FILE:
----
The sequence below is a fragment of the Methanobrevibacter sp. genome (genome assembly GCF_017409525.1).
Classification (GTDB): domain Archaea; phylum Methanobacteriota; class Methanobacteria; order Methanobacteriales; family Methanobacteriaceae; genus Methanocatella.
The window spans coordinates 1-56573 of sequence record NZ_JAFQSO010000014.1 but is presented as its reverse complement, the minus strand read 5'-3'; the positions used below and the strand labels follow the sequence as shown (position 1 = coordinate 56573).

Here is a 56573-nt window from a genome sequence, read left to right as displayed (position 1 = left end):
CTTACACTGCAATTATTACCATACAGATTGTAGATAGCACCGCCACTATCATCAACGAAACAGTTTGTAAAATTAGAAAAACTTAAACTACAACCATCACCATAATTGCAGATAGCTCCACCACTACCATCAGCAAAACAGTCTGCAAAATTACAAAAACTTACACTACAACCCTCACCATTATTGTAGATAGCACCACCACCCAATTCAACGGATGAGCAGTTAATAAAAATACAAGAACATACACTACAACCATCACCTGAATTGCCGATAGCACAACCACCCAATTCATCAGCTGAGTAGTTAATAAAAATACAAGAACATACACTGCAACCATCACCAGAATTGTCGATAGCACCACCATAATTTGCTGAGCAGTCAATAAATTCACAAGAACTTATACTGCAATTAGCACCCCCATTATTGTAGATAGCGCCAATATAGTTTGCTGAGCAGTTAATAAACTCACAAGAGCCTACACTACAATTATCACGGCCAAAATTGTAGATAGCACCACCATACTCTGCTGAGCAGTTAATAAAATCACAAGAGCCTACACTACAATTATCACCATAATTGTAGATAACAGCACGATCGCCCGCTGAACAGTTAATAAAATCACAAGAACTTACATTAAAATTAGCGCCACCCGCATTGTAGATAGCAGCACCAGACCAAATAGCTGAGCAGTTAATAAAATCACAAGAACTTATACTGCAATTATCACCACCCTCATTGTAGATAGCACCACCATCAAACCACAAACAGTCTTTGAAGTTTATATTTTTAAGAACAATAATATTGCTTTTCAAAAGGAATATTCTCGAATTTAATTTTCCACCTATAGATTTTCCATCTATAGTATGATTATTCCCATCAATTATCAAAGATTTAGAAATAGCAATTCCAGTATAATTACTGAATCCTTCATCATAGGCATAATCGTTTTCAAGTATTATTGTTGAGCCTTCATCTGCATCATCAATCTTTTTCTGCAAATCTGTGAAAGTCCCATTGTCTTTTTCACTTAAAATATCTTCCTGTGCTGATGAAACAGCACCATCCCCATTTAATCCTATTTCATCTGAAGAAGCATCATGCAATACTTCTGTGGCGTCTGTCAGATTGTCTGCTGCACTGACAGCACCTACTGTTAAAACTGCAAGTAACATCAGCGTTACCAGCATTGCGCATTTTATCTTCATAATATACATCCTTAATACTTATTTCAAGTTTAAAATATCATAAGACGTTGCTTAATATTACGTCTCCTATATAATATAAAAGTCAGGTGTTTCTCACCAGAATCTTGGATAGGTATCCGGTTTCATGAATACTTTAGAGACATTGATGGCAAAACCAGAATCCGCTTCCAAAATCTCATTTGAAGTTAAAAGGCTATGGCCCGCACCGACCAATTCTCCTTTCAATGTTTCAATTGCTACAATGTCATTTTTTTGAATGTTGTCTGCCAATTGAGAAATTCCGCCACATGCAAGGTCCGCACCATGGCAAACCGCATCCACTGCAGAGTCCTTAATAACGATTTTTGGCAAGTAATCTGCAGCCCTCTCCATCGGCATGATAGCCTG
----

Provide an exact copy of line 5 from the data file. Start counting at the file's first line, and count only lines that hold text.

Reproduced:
CTTACACTGCAATTATTACCATACAGATTGTAGATAGCACCGCCACTATCATCAACGAAACAGTTTGTAAAATTAGAAAAACTTAAACTACAACCATCACCATAATTGCAGATAGCTCCACCACTACCATCAGCAAAACAGTCTGCAAAATTACAAAAACTTACACTACAACCCTCACCATTATTGTAGATAGCACCACCACCCAATTCAACGGATGAGCAGTTAATAAAAATACAAGAACATACACTACAACCATCACCTGAATTGCCGATAGCACAACCACCCAATTCATCAGCTGAGTAGTTAATAAAAATACAAGAACATACACTGCAACCATCACCAGAATTGTCGATAGCACCACCATAATTTGCTGAGCAGTCAATAAATTCACAAGAACTTATACTGCAATTAGCACCCCCATTATTGTAGATAGCGCCAATATAGTTTGCTGAGCAGTTAATAAACTCACAAGAGCCTACACTACAATTATCACGGCCAAAATTGTAGATAGCACCACCATACTCTGCTGAGCAGTTAATAAAATCACAAGAGCCTACACTACAATTATCACCATAATTGTAGATAACAGCACGATCGCCCGCTGAACAGTTAATAAAATCACAAGAACTTACATTAAAATTAGCGCCACCCGCATTGTAGATAGCAGCACCAGACCAAATAGCTGAGCAGTTAATAAAATCACAAGAACTTATACTGCAATTATCACCACCCTCATTGTAGATAGCACCACCATCAAACCACAAACAGTCTTTGAAGTTTATATTTTTAAGAACAATAATATTGCTTTTCAAAAGGAATATTCTCGAATTTAATTTTCCACCTATAGATTTTCCATCTATAGTATGATTATTCCCATCAATTATCAAAGATTTAGAAATAGCAATTCCAGTATAATTACTGAATCCTTCATCATAGGCATAATCGTTTTCAAGTATTATTGTTGAGCCTTCATCTGCATCATCAATCTTTTTCTGCAAATCTGTGAAAGTCCCATTGTCTTTTTCACTTAAAATATCTTCCTGTGCTGATGAAACAGCACCATCCCCATTTAATCCTATTTCATCTGAAGAAGCATCATGCAATACTTCTGTGGCGTCTGTCAGATTGTCTGCTGCACTGACAGCACCTACTGTTAAAACTGCAAGTAACATCAGCGTTACCAGCATTGCGCATTTTATCTTCATAATATACATCCTTAATACTTATTTCAAGTTTAAAATATCATAAGACGTTGCTTAATATTACGTCTCCTATATAATATAAAAGTCAGGTGTTTCTCACCAGAATCTTGGATAGGTATCCGGTTTCATGAATACTTTAGAGACATTGATGGCAAAACCAGAATCCGCTTCCAAAATCTCATTTGAAGTTAAAAGGCTATGGCCCGCACCGACCAATTCTCCTTTCAATGTTTCAATTGCTACAATGTCATTTTTTTGAATGTTGTCTGCCAATTGAGAAATTCCGCCACATGCAAGGTCCGCACCATGGCAAACCGCATCCACTGCAGAGTCCTTAATAACGATTTTTGGCAAGTAATCTGCAGCCCTCTCCATCGGCATGATAGCCTG